985,000 taxpayers miss self assessment deadline

A record £10.4m taxpayers filed their self assessment tax returns online by the 31st January deadline, but nearly a million returns are still outstanding.

For the first time a total of £11.1m taxpayers filed by the 31st January deadline, including around 700,000 who filed on paper by the earlier October 2019 deadline.

HMRC said that 958,296 taxpayers missed the deadline (8.18%), up on last year’s 700,000 late returns. An estimated £11.7m 2018/19 tax returns were due by the end of January.

As usual, there was a surge of last minute submissions, as thousands of taxpayers filed their tax returns in the last hour with 26,562 completing their returns from 23:00 to 23:59 on deadline day.

Throughout the day over 702,000 (7%) taxpayers submitted their returns with the peak hour for filing between 16:00 to 16:59 when 56,969 filed.

Online filing accounted for 10,450,542 returns were filed online (93.95% of total filed), a record figure, and up on last year’s £10.1m.

Anyone who misses the deadline will be charged a penalty unless they can provide a genuine excuse, supported by evidence. HMRC has the right to reject unreasonable excuses and penalties can quickly mount up.

There is an initial £100 fixed penalty, which applies even if there is no tax to pay, or if the tax due is paid on time.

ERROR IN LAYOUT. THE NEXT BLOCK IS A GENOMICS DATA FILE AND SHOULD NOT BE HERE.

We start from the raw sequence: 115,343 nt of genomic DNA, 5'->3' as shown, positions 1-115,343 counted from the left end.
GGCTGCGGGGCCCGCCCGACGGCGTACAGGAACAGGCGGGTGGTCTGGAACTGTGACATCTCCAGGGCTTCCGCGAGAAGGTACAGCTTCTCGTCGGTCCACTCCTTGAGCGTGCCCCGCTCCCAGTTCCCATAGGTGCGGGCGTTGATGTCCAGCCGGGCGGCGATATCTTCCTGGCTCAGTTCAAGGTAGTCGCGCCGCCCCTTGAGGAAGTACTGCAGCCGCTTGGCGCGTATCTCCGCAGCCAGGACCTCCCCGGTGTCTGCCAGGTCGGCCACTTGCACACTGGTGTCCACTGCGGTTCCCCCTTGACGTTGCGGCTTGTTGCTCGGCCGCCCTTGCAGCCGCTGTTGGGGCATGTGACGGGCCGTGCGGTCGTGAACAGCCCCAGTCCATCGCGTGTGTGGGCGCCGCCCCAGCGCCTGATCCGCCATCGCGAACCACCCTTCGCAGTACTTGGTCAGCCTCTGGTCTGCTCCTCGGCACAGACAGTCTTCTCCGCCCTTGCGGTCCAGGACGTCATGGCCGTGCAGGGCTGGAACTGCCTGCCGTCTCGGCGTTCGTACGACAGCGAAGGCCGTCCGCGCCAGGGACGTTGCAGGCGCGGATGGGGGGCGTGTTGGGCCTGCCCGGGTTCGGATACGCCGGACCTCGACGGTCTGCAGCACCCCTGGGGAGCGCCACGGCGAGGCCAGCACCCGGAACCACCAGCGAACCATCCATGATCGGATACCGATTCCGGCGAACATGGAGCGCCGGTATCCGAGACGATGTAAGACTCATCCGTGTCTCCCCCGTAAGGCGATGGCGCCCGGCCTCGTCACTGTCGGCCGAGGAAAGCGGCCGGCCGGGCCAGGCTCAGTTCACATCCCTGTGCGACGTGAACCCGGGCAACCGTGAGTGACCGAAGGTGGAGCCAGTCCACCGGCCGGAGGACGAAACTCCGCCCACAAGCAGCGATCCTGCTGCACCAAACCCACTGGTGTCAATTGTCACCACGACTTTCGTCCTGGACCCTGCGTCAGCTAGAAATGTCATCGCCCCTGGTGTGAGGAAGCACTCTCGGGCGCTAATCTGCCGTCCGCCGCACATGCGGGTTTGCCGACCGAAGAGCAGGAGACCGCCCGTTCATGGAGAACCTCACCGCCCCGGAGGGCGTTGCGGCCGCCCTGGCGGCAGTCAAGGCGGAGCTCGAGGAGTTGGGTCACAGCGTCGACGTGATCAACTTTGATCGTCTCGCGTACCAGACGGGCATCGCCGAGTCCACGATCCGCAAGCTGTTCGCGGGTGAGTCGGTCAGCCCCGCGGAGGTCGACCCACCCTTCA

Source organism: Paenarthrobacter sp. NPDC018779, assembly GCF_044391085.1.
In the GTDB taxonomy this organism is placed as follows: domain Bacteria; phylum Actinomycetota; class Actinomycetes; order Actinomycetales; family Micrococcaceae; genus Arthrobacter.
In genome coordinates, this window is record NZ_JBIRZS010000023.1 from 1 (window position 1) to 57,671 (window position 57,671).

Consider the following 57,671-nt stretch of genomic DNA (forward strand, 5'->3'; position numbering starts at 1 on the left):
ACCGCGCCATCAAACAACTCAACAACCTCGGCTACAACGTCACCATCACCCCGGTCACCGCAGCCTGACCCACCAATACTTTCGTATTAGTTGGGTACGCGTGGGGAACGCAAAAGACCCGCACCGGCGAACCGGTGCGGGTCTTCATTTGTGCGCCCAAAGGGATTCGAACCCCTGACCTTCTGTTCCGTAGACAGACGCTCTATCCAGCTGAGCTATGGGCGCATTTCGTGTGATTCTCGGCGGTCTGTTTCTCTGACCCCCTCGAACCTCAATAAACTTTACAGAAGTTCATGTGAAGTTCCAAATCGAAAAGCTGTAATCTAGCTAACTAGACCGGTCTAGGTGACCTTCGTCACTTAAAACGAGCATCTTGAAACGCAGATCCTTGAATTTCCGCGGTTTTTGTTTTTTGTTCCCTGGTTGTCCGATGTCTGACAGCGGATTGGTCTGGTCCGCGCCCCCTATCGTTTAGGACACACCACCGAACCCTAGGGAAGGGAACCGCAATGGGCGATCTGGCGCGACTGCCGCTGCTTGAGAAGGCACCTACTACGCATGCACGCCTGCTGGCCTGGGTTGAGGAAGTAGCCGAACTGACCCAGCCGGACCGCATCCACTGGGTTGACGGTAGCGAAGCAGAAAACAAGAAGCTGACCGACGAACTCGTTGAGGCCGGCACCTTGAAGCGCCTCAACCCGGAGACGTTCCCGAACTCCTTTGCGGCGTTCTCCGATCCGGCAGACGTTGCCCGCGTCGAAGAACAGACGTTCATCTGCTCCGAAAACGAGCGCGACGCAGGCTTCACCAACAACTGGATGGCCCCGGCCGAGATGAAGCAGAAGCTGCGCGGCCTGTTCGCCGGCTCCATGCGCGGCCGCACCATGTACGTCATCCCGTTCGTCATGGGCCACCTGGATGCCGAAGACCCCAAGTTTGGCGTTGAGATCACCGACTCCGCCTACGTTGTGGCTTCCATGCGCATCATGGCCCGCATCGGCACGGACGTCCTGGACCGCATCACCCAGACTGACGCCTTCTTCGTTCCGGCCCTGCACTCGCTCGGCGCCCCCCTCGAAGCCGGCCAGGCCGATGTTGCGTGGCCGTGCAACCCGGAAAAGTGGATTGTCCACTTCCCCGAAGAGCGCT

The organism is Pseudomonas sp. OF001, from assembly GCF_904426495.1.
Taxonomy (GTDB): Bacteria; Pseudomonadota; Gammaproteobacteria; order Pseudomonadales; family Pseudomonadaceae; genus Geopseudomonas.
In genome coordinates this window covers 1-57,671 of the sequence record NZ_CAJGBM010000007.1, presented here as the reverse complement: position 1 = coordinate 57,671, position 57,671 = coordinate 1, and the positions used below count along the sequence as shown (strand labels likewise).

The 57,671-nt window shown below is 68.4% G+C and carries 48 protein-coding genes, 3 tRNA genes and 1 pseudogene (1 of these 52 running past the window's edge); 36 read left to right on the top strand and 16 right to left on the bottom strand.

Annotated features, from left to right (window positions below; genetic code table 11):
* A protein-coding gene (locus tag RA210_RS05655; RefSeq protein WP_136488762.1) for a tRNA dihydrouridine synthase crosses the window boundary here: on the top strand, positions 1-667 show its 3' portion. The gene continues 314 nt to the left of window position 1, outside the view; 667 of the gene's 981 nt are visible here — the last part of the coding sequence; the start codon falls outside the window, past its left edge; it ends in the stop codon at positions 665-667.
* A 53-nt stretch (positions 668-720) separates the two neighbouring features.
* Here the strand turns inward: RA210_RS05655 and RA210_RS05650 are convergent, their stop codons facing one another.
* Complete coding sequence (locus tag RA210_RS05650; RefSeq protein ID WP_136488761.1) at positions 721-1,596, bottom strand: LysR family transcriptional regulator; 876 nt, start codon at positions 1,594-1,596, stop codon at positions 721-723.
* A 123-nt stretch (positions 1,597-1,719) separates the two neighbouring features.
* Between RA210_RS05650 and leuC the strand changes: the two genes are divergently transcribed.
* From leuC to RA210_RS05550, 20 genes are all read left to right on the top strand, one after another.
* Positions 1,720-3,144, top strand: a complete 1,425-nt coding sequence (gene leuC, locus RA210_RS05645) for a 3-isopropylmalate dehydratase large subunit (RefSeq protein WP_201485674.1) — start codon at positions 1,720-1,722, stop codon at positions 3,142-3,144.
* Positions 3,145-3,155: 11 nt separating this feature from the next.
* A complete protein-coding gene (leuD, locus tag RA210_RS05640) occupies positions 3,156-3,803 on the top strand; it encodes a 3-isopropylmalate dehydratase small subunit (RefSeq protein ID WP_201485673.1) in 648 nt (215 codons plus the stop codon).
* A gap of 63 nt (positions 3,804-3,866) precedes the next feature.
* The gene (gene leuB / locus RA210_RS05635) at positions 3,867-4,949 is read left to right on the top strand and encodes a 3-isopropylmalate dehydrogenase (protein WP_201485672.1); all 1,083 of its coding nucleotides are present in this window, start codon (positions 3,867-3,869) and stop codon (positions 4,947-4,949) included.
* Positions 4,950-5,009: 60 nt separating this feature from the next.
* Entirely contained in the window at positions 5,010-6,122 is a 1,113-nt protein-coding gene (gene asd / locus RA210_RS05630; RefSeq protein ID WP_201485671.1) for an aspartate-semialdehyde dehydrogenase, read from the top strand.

Penalties escalate the later the return is. After three months, additional daily penalties of £10 per day may be charged, up to a maximum of £900; after six months, a further penalty of 5% of the tax due or £300, whichever is greater; and for those failing to make a return after 12 months, another 5% or £300 charge, whichever is greater. There are also additional penalties for paying late of 5% of the tax unpaid at 30 days, six months and 12 months.

HMRC is urging anyone who missed the deadline to contact the tax office. It said that ‘the department will treat those with genuine excuses leniently, as it focuses penalties on those who persistently fail to complete their tax returns and deliberate tax evaders’.

Angela MacDonald, HMRC’s director general for customer services, said: ‘The majority of customers have submitted and paid their tax returns before 31 January. While few people enjoy the process it’s good to get it out the way and know you have contributed towards our vital public services.

‘I’d like to thank everyone who filed and paid on time, but anyone yet to file or pay should contact HMRC straight away because we are here to help.’

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